Liberty Lost: The Moral Case for Marijuana Law Reform

21 Pages Posted: 23 Mar 2009 Last revised: 4 Sep 2009

See all articles by Eric D. Blumenson

Eric D. Blumenson

Suffolk University Law School

Eva S. Nilsen

Boston University School of Law

Date Written: March 21, 2009


Marijuana policy analyses typically focus on the relative costs and benefits of present policy and its feasible alternatives. This essay addresses a prior, threshold issue: whether marijuana criminal laws abridge fundamental individual rights, and if so, whether there are grounds that justify doing so. Over 700,000 people are arrested annually for simple marijuana possession, a small but significant proportion of the one hundred million Americans who have committed the same crime. In this essay, we present a civil libertarian case for repealing marijuana possession crimes. We put forward two arguments, corresponding to the two distinct liberty concerns implicated by laws that both ban marijuana use and punish its users. The first argument opposes criminalization, demonstrating that marijuana use does not constitute the kind of wrongful conduct that is a prerequisite for just punishment. The second argument demonstrates that even in the absence of criminal penalties, prohibition of marijuana use violates a moral right to exercise autonomy in personal matters - a corollary to Mill's harm principle in the utilitarian tradition, or, in the non-consequentialist tradition, to the respect for personhood that was well described by the Supreme Court in its recent Lawrence v. Texas opinion. Both arguments are based on principles of justice that are uncontroversial in other contexts.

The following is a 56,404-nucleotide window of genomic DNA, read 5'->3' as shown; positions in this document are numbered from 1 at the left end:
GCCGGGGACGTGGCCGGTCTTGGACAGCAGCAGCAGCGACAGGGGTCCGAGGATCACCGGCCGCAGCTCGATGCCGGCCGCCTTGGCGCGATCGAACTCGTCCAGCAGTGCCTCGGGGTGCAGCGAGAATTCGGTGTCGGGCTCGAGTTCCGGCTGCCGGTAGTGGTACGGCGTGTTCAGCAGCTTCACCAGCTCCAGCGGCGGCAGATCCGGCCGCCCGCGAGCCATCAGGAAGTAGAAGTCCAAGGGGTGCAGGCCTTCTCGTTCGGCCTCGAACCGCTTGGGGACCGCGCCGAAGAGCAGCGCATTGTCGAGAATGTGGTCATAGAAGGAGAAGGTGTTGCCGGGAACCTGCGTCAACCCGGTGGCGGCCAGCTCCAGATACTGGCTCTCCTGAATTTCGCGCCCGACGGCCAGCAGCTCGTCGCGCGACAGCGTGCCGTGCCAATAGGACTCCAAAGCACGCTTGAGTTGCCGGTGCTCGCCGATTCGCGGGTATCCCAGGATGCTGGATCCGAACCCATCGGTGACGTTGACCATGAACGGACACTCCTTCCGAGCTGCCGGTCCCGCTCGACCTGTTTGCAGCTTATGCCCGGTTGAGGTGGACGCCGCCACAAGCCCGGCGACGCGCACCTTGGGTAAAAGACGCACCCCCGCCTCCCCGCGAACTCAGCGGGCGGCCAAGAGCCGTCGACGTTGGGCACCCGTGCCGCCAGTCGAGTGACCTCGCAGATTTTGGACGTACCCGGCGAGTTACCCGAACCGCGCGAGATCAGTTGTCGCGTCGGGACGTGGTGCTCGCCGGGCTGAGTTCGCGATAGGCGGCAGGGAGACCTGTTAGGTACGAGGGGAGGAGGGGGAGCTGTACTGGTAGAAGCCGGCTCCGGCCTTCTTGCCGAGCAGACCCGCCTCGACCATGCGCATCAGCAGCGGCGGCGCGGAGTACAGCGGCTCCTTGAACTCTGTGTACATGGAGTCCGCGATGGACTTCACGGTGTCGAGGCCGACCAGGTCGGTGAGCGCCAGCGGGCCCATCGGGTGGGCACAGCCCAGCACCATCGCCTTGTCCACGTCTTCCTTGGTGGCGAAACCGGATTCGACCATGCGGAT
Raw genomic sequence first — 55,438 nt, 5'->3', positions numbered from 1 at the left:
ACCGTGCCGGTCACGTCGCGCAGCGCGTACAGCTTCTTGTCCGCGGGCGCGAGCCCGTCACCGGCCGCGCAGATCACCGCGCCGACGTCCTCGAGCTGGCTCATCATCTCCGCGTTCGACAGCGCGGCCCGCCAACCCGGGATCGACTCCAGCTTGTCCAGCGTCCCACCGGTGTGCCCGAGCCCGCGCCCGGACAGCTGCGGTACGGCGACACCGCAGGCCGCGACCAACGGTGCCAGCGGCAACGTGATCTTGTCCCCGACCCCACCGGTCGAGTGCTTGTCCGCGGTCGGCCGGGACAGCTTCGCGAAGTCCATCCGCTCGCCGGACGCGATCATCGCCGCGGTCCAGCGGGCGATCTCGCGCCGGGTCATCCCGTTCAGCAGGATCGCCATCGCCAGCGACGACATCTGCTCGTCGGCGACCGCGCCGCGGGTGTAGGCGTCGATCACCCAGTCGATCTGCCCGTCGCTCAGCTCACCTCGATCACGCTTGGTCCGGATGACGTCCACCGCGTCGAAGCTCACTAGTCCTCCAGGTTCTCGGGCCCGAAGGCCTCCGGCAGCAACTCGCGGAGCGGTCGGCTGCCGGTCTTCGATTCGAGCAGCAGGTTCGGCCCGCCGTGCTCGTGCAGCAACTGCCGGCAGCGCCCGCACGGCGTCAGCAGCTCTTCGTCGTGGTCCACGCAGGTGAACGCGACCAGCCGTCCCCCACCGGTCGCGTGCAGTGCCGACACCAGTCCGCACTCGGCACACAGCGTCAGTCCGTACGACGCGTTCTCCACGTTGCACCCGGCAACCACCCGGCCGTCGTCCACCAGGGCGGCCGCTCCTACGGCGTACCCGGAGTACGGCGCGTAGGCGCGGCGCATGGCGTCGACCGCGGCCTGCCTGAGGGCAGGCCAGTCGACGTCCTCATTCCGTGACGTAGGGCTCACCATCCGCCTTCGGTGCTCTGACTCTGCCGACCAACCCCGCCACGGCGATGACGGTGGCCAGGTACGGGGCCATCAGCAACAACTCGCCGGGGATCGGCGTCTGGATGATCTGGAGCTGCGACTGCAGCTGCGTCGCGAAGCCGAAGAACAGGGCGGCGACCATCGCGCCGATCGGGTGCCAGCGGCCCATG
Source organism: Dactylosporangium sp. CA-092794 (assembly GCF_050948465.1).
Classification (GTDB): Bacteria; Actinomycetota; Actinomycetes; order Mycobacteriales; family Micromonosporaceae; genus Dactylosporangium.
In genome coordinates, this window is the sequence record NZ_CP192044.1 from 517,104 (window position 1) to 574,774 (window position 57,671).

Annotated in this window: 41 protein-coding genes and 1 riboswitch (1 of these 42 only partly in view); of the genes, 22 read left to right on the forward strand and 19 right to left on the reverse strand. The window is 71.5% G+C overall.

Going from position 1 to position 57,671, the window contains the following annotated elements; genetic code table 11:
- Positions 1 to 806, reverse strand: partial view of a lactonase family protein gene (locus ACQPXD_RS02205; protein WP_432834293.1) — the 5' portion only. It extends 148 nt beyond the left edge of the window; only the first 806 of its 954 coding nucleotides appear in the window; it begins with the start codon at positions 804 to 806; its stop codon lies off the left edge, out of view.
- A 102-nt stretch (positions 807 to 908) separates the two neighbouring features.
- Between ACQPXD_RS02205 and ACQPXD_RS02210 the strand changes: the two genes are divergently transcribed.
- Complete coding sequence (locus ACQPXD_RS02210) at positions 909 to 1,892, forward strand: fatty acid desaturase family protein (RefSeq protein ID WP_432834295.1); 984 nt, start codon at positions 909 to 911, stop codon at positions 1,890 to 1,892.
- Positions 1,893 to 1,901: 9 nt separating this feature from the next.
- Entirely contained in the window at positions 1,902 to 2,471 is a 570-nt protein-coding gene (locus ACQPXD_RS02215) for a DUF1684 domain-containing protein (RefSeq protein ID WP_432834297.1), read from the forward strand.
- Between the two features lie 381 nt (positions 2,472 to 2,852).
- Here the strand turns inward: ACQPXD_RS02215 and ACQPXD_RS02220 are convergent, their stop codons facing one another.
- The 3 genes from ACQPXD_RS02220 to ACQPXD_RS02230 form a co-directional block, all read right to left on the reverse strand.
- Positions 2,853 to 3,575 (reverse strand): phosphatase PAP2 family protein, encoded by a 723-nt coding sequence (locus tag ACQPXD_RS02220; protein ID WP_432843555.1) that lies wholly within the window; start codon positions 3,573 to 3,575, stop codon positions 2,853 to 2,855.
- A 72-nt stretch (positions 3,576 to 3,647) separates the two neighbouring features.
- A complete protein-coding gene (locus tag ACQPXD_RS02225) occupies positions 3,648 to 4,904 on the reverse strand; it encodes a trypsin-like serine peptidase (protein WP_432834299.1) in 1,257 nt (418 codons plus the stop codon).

Keywords: criminal law, liberty, punishment, marijuana, drug war, civil liberties, retribution

Suggested Citation

Blumenson, Eric and Nilsen, Eva S., Liberty Lost: The Moral Case for Marijuana Law Reform (March 21, 2009). Suffolk University Law School Research Paper No. 09-20, Indiana Law Journal, Vol. 85, 2009, Available at SSRN:

Eric Blumenson (Contact Author)

Suffolk University Law School ( email )

120 Tremont Street
Boston, MA 02108-4977
United States
(617) 305-1967 (Phone)
(617) 305-3087 (Fax)

Eva S. Nilsen

Boston University School of Law ( email )

765 Commonwealth Avenue
Boston, MA 02215
United States
617-353-4255 (Phone)

Do you have a job opening that you would like to promote on SSRN?

Paper statistics

Abstract Views
PlumX Metrics